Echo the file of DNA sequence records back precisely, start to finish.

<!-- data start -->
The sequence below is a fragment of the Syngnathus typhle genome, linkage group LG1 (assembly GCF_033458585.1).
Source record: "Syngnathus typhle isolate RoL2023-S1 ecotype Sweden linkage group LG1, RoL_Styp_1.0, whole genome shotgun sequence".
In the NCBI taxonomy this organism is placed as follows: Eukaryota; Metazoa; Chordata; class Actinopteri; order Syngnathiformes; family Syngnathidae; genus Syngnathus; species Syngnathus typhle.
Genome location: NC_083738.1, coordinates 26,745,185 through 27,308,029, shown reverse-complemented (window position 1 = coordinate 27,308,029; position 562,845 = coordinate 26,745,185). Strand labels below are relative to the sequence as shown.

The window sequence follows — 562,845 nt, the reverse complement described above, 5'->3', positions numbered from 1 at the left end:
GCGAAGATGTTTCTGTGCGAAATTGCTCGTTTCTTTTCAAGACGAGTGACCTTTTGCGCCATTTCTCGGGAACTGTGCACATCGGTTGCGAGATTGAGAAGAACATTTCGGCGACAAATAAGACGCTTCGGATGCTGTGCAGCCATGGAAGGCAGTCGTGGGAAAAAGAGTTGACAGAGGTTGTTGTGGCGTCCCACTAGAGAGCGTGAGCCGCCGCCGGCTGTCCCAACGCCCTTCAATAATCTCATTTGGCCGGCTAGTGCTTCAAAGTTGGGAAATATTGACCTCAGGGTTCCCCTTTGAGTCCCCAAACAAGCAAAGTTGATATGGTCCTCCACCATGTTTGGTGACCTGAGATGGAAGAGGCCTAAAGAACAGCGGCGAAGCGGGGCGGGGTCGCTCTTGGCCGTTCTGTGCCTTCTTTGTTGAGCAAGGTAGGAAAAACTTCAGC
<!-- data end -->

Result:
The sequence below is a fragment of the Syngnathus typhle genome, linkage group LG1 (assembly GCF_033458585.1).
Source record: "Syngnathus typhle isolate RoL2023-S1 ecotype Sweden linkage group LG1, RoL_Styp_1.0, whole genome shotgun sequence".
In the NCBI taxonomy this organism is placed as follows: Eukaryota; Metazoa; Chordata; class Actinopteri; order Syngnathiformes; family Syngnathidae; genus Syngnathus; species Syngnathus typhle.
Genome location: NC_083738.1, coordinates 26,745,185 through 27,308,029, shown reverse-complemented (window position 1 = coordinate 27,308,029; position 562,845 = coordinate 26,745,185). Strand labels below are relative to the sequence as shown.

The window sequence follows — 562,845 nt, the reverse complement described above, 5'->3', positions numbered from 1 at the left end:
GCGAAGATGTTTCTGTGCGAAATTGCTCGTTTCTTTTCAAGACGAGTGACCTTTTGCGCCATTTCTCGGGAACTGTGCACATCGGTTGCGAGATTGAGAAGAACATTTCGGCGACAAATAAGACGCTTCGGATGCTGTGCAGCCATGGAAGGCAGTCGTGGGAAAAAGAGTTGACAGAGGTTGTTGTGGCGTCCCACTAGAGAGCGTGAGCCGCCGCCGGCTGTCCCAACGCCCTTCAATAATCTCATTTGGCCGGCTAGTGCTTCAAAGTTGGGAAATATTGACCTCAGGGTTCCCCTTTGAGTCCCCAAACAAGCAAAGTTGATATGGTCCTCCACCATGTTTGGTGACCTGAGATGGAAGAGGCCTAAAGAACAGCGGCGAAGCGGGGCGGGGTCGCTCTTGGCCGTTCTGTGCCTTCTTTGTTGAGCAAGGTAGGAAAAACTTCAGC